Chart: How People Find Apps
The Fall Of Angry Birds
How Most App Makers Are Making Money
A tool was recently released for the iPhone that breaks the copy protection on the AppStore apps, enabling redistribution of any application.Â And it is designed to do this with a single button push.Â The cracking tool is only available to jailbroken phones, as would any redistributed applications, but it poses a potentially troubling scenario.
The iPhone jailbreaking community has played a large part in the development of the wireless world.Â Back when the iPhone was released, Appleâ€™s stance was a staunch “no native apps.”Â They felt it was enough to provide tools for iPhone customized web development.
It was a ragtag grouping of a few very clever individuals who found ways to build, install, and run applications on the iPhone without Apple’s permission. Continue reading “iPhone’s pirate problem”
The biggest news about the iPhone 3G release this past July 11, as far as the broader mobile industry is concerned, was easily the launch of the iTunes App Store. The effect this is poised to have on third-party mobile application development—outside of the iPhone and iTunes ecosystem—could be tremendous.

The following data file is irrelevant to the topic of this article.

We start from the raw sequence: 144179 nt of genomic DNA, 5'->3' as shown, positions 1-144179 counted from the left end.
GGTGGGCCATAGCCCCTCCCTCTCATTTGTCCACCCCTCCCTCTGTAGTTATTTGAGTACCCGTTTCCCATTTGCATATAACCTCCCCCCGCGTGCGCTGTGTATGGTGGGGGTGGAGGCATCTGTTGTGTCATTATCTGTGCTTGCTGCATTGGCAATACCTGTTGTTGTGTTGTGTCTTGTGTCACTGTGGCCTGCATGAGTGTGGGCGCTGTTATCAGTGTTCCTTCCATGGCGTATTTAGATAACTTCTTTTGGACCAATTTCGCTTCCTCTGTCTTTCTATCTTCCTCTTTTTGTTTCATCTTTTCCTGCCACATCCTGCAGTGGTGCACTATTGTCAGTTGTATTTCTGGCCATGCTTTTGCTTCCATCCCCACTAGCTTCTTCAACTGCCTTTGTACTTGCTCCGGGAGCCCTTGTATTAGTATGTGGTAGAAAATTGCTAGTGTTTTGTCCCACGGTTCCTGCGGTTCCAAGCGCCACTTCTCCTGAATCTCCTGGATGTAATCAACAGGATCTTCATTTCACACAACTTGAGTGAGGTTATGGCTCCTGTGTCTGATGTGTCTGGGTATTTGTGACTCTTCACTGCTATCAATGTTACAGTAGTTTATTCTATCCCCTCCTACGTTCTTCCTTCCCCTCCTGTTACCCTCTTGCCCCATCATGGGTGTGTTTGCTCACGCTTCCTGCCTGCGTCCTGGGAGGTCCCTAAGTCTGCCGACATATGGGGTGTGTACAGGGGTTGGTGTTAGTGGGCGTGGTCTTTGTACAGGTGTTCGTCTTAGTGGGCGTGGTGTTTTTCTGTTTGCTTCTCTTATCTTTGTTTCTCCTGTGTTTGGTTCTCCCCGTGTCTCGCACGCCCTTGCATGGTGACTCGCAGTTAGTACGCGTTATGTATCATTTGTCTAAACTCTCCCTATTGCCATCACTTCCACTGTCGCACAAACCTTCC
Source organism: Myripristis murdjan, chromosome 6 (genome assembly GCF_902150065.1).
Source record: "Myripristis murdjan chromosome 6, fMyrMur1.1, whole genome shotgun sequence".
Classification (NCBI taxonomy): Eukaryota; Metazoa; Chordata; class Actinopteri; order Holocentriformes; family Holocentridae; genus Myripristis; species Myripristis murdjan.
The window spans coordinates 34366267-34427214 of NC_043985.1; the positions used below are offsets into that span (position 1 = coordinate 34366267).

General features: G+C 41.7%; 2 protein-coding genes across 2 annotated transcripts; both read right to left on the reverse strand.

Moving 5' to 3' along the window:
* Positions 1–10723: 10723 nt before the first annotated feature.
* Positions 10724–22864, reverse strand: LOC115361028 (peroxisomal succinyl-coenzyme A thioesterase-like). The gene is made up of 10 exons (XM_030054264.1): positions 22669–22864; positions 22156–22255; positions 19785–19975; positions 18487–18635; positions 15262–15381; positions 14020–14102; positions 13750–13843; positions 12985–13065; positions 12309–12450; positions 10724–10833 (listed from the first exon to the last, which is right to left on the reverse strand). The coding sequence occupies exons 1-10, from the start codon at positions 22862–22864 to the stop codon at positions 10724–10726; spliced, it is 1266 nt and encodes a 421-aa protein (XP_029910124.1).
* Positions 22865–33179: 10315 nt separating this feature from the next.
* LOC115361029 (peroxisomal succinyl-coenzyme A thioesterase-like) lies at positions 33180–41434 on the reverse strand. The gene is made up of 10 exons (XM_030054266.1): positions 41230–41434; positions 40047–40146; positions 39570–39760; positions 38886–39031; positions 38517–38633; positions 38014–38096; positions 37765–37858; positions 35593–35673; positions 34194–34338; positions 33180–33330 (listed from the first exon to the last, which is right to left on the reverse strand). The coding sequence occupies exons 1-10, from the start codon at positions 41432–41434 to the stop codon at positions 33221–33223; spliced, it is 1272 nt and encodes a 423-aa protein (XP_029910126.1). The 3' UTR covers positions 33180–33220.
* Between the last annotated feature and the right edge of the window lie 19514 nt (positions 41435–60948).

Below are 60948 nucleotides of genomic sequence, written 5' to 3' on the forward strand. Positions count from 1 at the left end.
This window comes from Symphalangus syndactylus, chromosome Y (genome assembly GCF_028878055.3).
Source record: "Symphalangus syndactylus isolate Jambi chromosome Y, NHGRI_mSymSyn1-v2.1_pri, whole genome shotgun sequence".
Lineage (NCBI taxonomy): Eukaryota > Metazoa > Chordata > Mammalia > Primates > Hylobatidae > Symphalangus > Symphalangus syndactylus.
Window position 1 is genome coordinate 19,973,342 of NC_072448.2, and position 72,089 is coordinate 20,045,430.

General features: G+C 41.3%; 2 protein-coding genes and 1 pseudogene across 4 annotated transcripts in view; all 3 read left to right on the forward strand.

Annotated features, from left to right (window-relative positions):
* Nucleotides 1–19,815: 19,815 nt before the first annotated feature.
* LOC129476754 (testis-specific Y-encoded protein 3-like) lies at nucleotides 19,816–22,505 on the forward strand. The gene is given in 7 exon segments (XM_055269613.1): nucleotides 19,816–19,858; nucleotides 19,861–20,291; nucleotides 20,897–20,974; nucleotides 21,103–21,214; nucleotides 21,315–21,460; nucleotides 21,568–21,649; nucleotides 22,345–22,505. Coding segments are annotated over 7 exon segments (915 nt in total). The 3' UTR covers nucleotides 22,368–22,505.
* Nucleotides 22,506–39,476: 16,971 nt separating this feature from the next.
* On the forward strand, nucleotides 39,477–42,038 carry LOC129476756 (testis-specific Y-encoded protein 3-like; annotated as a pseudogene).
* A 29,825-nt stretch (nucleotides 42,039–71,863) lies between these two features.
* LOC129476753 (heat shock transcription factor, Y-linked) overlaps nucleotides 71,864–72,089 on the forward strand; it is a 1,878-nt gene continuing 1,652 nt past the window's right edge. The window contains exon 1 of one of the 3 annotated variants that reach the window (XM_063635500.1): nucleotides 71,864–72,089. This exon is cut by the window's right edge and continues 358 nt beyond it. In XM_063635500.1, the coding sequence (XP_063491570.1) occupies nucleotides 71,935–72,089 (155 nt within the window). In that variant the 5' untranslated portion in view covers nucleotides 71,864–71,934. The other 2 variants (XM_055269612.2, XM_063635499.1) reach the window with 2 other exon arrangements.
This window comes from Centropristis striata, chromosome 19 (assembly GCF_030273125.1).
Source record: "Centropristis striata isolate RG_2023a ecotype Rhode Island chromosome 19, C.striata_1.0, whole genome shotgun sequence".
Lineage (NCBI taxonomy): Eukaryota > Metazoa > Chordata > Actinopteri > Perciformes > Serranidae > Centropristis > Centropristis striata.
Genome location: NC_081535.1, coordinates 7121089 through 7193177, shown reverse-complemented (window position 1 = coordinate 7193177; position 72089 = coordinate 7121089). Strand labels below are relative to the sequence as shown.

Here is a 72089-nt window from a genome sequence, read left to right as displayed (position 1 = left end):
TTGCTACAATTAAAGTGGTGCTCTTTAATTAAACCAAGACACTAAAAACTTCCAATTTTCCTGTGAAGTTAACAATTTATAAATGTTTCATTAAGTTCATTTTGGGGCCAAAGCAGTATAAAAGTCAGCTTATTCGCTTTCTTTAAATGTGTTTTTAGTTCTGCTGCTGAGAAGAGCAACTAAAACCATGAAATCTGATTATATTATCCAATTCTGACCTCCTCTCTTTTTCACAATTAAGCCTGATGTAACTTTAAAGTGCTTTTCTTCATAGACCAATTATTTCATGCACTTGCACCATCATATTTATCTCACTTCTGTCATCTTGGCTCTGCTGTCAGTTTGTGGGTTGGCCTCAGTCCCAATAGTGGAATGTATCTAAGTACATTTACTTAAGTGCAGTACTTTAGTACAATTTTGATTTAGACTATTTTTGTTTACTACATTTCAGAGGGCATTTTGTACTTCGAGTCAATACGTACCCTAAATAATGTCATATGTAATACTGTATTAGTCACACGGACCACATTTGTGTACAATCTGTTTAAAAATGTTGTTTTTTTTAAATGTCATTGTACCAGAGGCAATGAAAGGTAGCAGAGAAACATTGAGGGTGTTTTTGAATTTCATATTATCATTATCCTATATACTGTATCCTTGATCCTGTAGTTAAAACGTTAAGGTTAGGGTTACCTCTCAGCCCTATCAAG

Of course, downloading apps to the phone has been around for years; but the familiarity of the experience on the iPhone will spur handset makers, carriers, and developers to work together to create a more seamless experience on other handsets. Out of this, we’re also likely to see a couple of other marketplaces begin to challenge iTunes: probably standing a better chance than competitive music portals, which by and large have languished or stumbled over business models as iTunes has quietly become the biggest music retailer in the country. Continue reading “iTunes app store shakeout”